Land Grab: Foreign Firms Drive Cambodians from Farms

Published on Spiegel Online International, by Andreas Lorenz, Nov 27, 2013 (Photo Gallery).

Each year, foreign agricultural corporations deprive thousands of Cambodian farmers of their fields — with the government’s help. Human rights groups claim German taxpayer money is used to fund a program that benefits land grabbers.

Everyone in the Cambodian village of Chouk remembers what happened on the morning of May 19, 2006, when bulldozers appeared on National Route 48, which cuts through the town. Men from a Thai company, Khon Kaen Sugar Industry PCL, presented the Cambodian villagers with documents and said: “This land now belongs to us.”  

Dozens of farmers tried to stop the bulldozers when they began leveling their rice fields. The police arrived at the scene, shots were fired and a female protester was injured. A barbed-wire fence now surrounds the fields, which have since become a sugarcane plantation. Farmer Teng Kao, 53, winds his way through fences, jumps across ditches and finally points to a spot in the distance. “Back there,” he says. “That was where my fields were.”
Two hundred families from Chouk lost their livelihood that day. “We aren’t poor – we’re very poor,” says farmer Chea Sok. “I can no longer afford three meals a day.” Many young people have left Chouk, with some becoming migrant workers in Thailand and Malaysia.

Many Cambodians have suffered the same fate as the villagers from Chouk. Companies and privileged elites, often members of the ruling Cambodian Peoples’ Party under Prime Minister Hun Sen, are taking possession of fields and forested areas.

The companies, often foreign, receive “economic land concessions” from the government when they need land for plantations and factories. Cambodian non-governmental organizations estimate that about 400,000 people have been driven out in this fashion since 2003.

Great Injustice: … //

… Veil of Secrecy: … //

… German Role:

  • Germany is assisting the Cambodian government in developing the agency. Land registry experts with the German Society for International Cooperation (GIZ) have advised Cambodian officials since 2002. But now “the Germans have become part of the problem” says Eang Vuthy of the NGO Equitable Cambodia.
  • Other civil rights activists and German aid workers accuse GIZ of glossing over the fact that Prime Minister Hun Sen is merely using the project to create the impression that the underhanded land grabs are legal, and they argue that he has no intention of fairly distributing land.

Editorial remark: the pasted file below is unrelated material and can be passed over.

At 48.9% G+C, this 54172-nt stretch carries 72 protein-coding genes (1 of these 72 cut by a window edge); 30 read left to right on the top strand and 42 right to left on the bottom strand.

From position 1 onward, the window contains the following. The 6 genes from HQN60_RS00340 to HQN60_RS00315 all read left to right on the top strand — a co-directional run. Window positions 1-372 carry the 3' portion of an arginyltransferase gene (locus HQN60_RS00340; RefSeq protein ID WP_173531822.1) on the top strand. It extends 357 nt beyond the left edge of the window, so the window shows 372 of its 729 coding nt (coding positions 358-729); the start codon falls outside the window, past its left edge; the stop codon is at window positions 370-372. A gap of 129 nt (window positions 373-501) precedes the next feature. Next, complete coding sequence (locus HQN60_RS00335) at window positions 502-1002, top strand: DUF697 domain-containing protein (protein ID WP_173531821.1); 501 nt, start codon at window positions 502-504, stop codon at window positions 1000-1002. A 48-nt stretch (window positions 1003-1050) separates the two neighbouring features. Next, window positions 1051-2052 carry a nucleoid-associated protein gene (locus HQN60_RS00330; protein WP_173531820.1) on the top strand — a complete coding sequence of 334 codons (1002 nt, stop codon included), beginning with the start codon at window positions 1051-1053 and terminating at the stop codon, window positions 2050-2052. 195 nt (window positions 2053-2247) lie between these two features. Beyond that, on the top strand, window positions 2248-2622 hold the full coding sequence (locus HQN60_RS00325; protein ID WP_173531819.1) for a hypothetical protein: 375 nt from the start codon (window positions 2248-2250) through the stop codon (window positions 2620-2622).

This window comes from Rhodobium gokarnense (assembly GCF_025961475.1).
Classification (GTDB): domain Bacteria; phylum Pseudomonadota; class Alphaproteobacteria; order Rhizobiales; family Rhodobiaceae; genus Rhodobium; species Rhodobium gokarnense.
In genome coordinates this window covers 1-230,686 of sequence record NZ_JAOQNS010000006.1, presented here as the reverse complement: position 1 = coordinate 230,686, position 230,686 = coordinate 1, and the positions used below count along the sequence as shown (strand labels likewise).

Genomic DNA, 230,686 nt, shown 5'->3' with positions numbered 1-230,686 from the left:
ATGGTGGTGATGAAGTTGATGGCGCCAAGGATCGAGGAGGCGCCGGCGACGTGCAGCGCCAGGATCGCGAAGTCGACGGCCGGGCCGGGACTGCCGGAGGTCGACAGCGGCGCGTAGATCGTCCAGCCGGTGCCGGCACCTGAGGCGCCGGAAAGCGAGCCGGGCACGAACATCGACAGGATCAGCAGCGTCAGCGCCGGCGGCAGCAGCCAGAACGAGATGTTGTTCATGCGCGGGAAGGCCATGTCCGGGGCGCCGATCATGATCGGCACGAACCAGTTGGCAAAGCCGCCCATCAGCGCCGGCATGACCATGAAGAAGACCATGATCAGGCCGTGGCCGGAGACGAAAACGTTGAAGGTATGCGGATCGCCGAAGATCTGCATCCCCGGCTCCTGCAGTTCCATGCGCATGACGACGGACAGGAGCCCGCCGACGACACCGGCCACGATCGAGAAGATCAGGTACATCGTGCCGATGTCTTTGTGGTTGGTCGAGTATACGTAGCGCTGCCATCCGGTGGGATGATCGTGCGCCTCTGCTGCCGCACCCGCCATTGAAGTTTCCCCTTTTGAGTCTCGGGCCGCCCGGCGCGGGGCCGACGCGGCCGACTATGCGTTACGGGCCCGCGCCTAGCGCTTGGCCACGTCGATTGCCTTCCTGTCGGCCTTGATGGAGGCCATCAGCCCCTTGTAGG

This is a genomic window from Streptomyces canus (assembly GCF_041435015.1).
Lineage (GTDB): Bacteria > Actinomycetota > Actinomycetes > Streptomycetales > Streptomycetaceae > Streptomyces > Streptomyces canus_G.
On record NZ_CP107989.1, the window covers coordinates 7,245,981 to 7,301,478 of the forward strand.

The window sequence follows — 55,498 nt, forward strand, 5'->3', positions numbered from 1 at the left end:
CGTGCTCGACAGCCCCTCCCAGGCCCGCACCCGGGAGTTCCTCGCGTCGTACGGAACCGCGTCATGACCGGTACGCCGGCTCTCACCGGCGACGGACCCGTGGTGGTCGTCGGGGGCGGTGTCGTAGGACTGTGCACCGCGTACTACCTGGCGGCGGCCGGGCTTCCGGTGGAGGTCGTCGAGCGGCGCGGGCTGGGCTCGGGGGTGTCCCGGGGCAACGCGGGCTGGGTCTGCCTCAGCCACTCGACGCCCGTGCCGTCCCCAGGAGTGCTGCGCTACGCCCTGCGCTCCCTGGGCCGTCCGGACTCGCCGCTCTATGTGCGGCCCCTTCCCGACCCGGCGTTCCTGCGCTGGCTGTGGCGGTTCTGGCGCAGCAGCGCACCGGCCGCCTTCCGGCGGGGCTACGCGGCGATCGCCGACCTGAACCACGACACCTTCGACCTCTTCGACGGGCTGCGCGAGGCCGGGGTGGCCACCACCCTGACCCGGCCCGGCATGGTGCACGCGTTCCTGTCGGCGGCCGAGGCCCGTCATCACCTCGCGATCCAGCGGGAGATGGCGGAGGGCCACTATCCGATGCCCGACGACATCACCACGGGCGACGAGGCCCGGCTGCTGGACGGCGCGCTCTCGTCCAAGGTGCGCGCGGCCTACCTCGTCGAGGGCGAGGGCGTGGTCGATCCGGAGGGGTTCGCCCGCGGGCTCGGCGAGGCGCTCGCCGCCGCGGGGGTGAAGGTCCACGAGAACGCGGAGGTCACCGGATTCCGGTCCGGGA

• For instance, the Germans are not permitted to travel out into the countryside to verify that the assignment of land titles is in fact being implemented. According to Vuthy, Premier Hun Sen would consider it interference in his country’s internal affairs if the Germans were to review individual cases to ensure that their project is indeed creating justice. “But the Germans ought to know what is being done with their tax money,” says Vuthy.
  • GIZ Regional Director Adelbert Eberhardt’s office is located in a building near the Independence Monument in Phnom Penh. He’s familiar with the criticism of his program. Nevertheless, he says, “if you want to make anything happen, you have to work together with government agencies. This makes you vulnerable. It’s a balancing act we have to put up with.” But Eberhardt notes that the benefits of the program outweigh its drawbacks. “We will create legal certainty for 6 million people,” he says. “Two million have it already.”
  • The Foreign Ministry in Berlin also defends the cooperation with Hun Sen. In a closed-door discussion about the land program with experts in Phnom Penh, a diplomat pointed out that the German government cannot force the prime minister to do anything. “Constructive engagement” is better than terminating the cooperative arrangement with Hun Sen. “We can’t achieve everything everywhere at the same time,” the diplomat says.

EU Resolution:

  • Manfred Hornung of the Heinrich Böll Foundation, who works a few kilometers away from Eberhardt’s office, says: “The people at GIZ have no proof of the 2 million land titles. After all, they haven’t been out in the countryside, and they have no idea about what’s going on.”
  • The European Union’s approach is even more controversial, because it indirectly facilitates the land grabs. In 2009, Brussels granted Cambodia the right to export sugar to the EU duty free. But that only exacerbated the problem, says Evi Schueller, an American lawyer with the Cambodian human rights organization Licadho. “Thousands suffer when they lose their land to make way for sugarcane plantations,” she says.
  • In 2012, the European Parliament adopted a resolution on the sugar business, criticizing what it calls “serious human rights violations in connection with land concessions.”
  • However, the European Commission refuses to suspend Cambodia’s duty-free access privilege for all of it exports. “It doesn’t recognize the report by the UN special rapporteur,” says Schueller. “Instead, it wants one from the UN Human Rights Council in Geneva. That’s absurd.”

(full text).


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